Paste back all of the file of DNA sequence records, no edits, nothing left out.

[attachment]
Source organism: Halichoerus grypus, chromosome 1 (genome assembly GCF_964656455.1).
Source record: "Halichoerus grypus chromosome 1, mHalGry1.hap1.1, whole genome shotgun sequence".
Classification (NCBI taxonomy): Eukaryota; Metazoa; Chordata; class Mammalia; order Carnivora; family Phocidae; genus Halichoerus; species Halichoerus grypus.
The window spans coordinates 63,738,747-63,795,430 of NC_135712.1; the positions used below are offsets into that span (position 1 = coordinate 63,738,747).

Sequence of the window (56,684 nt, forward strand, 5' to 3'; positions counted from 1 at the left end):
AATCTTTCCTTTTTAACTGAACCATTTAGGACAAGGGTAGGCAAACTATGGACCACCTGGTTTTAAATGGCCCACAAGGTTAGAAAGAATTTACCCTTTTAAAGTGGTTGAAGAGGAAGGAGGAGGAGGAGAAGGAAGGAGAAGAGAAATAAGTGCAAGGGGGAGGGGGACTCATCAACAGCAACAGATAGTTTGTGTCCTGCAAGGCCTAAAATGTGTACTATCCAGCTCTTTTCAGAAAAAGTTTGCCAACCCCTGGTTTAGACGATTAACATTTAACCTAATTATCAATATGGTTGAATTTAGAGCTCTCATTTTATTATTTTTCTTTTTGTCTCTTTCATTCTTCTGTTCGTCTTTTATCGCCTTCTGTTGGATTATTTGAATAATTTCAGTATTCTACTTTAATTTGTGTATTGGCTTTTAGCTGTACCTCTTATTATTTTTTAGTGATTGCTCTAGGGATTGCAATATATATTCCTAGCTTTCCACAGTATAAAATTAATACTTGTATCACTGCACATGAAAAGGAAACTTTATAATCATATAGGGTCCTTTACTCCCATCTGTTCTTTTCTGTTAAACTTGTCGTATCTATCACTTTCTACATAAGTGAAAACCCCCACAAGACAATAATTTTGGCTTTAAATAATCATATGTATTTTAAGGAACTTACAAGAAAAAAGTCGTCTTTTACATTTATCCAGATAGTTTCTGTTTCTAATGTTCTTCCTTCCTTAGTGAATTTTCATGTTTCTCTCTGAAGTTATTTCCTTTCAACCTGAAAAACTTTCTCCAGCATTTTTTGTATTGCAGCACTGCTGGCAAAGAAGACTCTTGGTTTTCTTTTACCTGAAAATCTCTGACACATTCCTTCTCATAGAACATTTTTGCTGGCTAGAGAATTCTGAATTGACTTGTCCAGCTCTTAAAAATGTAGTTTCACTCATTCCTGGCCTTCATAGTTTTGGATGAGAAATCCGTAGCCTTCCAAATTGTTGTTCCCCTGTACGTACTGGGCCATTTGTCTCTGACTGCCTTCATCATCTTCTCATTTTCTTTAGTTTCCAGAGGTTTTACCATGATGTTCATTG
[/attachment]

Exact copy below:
Source organism: Halichoerus grypus, chromosome 1 (genome assembly GCF_964656455.1).
Source record: "Halichoerus grypus chromosome 1, mHalGry1.hap1.1, whole genome shotgun sequence".
Classification (NCBI taxonomy): Eukaryota; Metazoa; Chordata; class Mammalia; order Carnivora; family Phocidae; genus Halichoerus; species Halichoerus grypus.
The window spans coordinates 63,738,747-63,795,430 of NC_135712.1; the positions used below are offsets into that span (position 1 = coordinate 63,738,747).

Sequence of the window (56,684 nt, forward strand, 5' to 3'; positions counted from 1 at the left end):
AATCTTTCCTTTTTAACTGAACCATTTAGGACAAGGGTAGGCAAACTATGGACCACCTGGTTTTAAATGGCCCACAAGGTTAGAAAGAATTTACCCTTTTAAAGTGGTTGAAGAGGAAGGAGGAGGAGGAGAAGGAAGGAGAAGAGAAATAAGTGCAAGGGGGAGGGGGACTCATCAACAGCAACAGATAGTTTGTGTCCTGCAAGGCCTAAAATGTGTACTATCCAGCTCTTTTCAGAAAAAGTTTGCCAACCCCTGGTTTAGACGATTAACATTTAACCTAATTATCAATATGGTTGAATTTAGAGCTCTCATTTTATTATTTTTCTTTTTGTCTCTTTCATTCTTCTGTTCGTCTTTTATCGCCTTCTGTTGGATTATTTGAATAATTTCAGTATTCTACTTTAATTTGTGTATTGGCTTTTAGCTGTACCTCTTATTATTTTTTAGTGATTGCTCTAGGGATTGCAATATATATTCCTAGCTTTCCACAGTATAAAATTAATACTTGTATCACTGCACATGAAAAGGAAACTTTATAATCATATAGGGTCCTTTACTCCCATCTGTTCTTTTCTGTTAAACTTGTCGTATCTATCACTTTCTACATAAGTGAAAACCCCCACAAGACAATAATTTTGGCTTTAAATAATCATATGTATTTTAAGGAACTTACAAGAAAAAAGTCGTCTTTTACATTTATCCAGATAGTTTCTGTTTCTAATGTTCTTCCTTCCTTAGTGAATTTTCATGTTTCTCTCTGAAGTTATTTCCTTTCAACCTGAAAAACTTTCTCCAGCATTTTTTGTATTGCAGCACTGCTGGCAAAGAAGACTCTTGGTTTTCTTTTACCTGAAAATCTCTGACACATTCCTTCTCATAGAACATTTTTGCTGGCTAGAGAATTCTGAATTGACTTGTCCAGCTCTTAAAAATGTAGTTTCACTCATTCCTGGCCTTCATAGTTTTGGATGAGAAATCCGTAGCCTTCCAAATTGTTGTTCCCCTGTACGTACTGGGCCATTTGTCTCTGACTGCCTTCATCATCTTCTCATTTTCTTTAGTTTCCAGAGGTTTTACCATGATGTTCATTG